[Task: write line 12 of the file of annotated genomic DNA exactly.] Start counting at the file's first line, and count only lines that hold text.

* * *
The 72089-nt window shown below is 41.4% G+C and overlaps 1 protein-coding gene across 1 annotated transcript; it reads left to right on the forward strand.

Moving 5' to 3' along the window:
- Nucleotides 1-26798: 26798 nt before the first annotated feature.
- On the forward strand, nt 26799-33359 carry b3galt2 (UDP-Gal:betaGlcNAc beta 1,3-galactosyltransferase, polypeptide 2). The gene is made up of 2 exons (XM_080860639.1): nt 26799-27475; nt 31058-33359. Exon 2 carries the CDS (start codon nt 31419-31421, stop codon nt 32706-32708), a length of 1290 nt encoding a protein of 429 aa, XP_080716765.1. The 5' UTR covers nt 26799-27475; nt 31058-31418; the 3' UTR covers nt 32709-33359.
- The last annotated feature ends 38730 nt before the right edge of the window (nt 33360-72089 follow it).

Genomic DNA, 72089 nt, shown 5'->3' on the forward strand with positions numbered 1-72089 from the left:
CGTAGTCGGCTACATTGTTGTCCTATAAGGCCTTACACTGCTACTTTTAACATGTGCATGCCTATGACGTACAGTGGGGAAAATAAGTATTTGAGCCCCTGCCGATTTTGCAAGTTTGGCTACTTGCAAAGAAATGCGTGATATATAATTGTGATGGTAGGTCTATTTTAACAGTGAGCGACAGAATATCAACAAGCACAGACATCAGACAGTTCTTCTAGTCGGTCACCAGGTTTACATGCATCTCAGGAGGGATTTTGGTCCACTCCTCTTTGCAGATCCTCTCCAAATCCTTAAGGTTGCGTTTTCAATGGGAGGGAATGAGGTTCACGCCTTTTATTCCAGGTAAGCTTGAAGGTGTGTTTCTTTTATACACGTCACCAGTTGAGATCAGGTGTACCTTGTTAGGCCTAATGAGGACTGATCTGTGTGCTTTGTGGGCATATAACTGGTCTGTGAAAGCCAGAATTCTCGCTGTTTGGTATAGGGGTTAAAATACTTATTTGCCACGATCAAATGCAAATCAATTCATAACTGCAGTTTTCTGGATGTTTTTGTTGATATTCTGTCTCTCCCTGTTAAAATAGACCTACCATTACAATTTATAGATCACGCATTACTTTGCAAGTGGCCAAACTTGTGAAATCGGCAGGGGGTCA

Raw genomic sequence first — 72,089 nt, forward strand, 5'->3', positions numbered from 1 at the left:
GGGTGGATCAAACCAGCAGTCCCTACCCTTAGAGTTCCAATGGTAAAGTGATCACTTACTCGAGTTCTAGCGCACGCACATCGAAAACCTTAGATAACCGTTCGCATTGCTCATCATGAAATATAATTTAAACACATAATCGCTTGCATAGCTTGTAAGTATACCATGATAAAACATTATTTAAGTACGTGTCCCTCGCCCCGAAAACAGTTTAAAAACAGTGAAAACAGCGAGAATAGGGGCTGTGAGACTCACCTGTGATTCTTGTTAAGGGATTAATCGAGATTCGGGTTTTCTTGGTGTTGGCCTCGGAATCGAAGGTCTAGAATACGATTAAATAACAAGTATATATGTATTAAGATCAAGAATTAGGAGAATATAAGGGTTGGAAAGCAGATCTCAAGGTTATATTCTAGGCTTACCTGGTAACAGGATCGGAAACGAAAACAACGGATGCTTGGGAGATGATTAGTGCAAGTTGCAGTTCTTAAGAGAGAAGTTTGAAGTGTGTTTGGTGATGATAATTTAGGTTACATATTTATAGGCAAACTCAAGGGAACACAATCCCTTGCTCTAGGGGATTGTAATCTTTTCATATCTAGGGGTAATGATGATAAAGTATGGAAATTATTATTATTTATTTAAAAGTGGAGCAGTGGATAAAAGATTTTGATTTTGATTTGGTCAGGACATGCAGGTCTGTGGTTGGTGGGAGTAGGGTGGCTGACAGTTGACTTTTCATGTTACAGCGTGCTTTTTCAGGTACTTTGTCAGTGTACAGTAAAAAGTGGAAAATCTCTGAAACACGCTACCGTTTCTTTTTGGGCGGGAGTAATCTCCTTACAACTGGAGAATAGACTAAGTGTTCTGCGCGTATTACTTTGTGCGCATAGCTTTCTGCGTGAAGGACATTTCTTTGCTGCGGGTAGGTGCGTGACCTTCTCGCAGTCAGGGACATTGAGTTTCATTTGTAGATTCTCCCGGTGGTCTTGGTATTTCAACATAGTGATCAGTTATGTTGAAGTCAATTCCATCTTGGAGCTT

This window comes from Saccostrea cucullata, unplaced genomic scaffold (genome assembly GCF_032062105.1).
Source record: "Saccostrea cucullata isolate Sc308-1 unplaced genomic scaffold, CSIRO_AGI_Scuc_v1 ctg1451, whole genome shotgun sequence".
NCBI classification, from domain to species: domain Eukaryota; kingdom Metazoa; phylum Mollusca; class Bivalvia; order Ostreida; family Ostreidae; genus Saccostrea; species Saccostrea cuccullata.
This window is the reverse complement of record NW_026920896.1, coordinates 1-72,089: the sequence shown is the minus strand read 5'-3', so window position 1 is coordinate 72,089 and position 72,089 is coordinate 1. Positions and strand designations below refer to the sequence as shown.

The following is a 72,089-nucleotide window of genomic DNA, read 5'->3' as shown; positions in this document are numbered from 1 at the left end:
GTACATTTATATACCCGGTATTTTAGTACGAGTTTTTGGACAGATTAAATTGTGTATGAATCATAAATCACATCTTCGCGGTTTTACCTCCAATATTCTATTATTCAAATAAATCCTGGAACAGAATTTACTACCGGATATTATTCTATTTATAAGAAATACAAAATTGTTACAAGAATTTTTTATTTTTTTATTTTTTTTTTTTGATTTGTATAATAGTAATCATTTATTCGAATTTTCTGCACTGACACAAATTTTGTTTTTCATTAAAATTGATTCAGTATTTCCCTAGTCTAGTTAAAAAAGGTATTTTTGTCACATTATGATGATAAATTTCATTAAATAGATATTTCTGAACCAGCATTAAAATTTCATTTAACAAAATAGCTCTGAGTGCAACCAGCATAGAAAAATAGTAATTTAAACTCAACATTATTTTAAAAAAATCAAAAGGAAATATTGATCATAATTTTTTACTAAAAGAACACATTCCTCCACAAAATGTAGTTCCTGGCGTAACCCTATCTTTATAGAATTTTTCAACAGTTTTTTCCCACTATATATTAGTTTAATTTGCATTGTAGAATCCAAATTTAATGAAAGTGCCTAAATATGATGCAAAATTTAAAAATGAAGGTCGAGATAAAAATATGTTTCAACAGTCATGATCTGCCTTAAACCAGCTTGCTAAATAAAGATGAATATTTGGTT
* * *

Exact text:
NCBI classification, from domain to species: domain Eukaryota; kingdom Metazoa; phylum Mollusca; class Bivalvia; order Ostreida; family Ostreidae; genus Saccostrea; species Saccostrea cuccullata.